Kataeb leader Samy Gemayel on Thursday sounded the alarm over the economic situation in Lebanon, saying that the country's wealth is being shared by a political cartel whose practices are now jeopardizing the economy.
“It is pointless to bury our heads in the sand to avoid seeing the truth. We must acknowledge the problem and come up with the right solutions,” he said during a round table hosted by the Kataeb's Social and Economic Council at the party's headquarter in Saifi.
Gemayel said that the Kataeb party has somehow remained silent over the past period in wait for solutions to be brought forward to the manifold challenges facing the country, deploring the absence of any sense of responsibility towards the current status quo.
“The country is living in constant procrastination. They keep trying to solve the problem itself, while turning a blind eye to the reasons behind it,” he said, adding that the concept of accountability has been dashed in Lebanon.
"The country is in a state of erosion that is leading to constitutional violations, loss of international support, chaos and lack of seriousness in dealing with major files."
During the round table aimed at discussing the prospects of a stagflation in Lebanon, Gemayel stressed the need for "drastic" solutions amid an increasing inflation, a growing unemployment rate and a decreasing growth.
"The state's expenditures have risen by $950 million compared to 2017. The deficit has increased by 127% amid fears that it will transcend $7 billion. Unemployment rate has reached 30% and prices have increased by 7%," Gemayel explained.
The Kataeb leader deemed the much-anticipated solution as possible, noting that Lebanon has assets that enable it to rise again, provided that there is a will and determination to build a strong and prosperous country.
"The solution starts with forming a government of specialists, ending random employment in the public sector, hiring an international audit firm to assess the ministries' needs, addressing tax evasion which amounts to $4.2 billion and establishing state administration buildings on state-owned properties to cut unnecessary rentals," Gemayel pinpointed.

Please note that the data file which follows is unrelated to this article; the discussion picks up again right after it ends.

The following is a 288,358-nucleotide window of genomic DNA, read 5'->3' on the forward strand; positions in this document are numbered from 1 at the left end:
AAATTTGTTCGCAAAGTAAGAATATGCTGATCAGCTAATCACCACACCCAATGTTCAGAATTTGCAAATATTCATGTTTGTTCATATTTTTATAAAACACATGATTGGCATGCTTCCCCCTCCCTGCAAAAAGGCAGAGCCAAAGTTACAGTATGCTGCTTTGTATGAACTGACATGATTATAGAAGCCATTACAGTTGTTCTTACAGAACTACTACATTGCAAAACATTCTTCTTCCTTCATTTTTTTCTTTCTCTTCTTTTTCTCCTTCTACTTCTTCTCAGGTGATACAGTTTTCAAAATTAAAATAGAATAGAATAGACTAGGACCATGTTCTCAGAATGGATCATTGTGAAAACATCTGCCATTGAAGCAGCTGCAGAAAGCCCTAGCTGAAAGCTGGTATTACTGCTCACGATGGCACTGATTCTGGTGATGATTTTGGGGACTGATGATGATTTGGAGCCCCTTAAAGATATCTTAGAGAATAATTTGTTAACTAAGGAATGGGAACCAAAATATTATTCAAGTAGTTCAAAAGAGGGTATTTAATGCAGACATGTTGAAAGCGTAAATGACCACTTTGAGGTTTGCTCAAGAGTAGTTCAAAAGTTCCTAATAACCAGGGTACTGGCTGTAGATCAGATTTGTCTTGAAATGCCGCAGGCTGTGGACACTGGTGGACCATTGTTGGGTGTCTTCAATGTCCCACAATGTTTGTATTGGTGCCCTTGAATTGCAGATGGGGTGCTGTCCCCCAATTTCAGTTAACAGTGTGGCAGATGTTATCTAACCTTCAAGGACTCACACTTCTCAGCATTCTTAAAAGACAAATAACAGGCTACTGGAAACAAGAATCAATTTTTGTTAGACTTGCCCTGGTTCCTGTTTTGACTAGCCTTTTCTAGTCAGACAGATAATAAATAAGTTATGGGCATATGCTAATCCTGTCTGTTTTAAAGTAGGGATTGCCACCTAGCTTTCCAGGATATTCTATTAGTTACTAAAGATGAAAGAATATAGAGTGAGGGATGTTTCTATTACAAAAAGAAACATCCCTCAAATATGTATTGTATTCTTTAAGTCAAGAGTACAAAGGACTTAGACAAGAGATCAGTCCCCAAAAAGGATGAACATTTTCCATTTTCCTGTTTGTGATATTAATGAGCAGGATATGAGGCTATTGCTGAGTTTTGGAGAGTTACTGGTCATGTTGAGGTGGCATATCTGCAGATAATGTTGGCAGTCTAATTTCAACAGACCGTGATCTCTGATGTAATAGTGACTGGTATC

“Investments must be stimulated in the productive sectors and banks have to set reform requirements for the State to meet before getting any loans," he added.
The Kataeb leader also called for open-ended meetings of the parliamentary blocs in order to defuse "unjustified" sectarian tensions, reiterating the importance of consolidating the state's decision-making power, steering Lebanon clear of regional conflicts, acknowledging the Army as the only legitimate armed force and adopting administrative decentralization.
Gemayel said that many consider that the Kataeb party committed a mistake by speaking up the truth, standing against corruption and shady deals, disapproving transient and absurd alliances, confronting implicit naturalization schemes and defying all forms of injustice.
"The truth is that we made a mistake at our expense, not to the detriment of the country and its people."
“It is the Kataeb's unwavering principle to serve the nation's interests, not its own, and to love without expecting anything in return," Gemayel affirmed.
"We saw many of the political parties that considered themselves to be winners fading away, while we are still here," he said. "I was once advised to get on the authority's train, or else the Kataeb party will continue to stand alone. Today, we are all witnessing where this train is heading. For our part, we have determined the destination points that we are seeking to reach. We just want to build a real state."
"Being an independent political force, we are ready to work hand in hand with any party or person that is aspiring to the same change-seeking, reformist project that we are adopting," Gemayel concluded.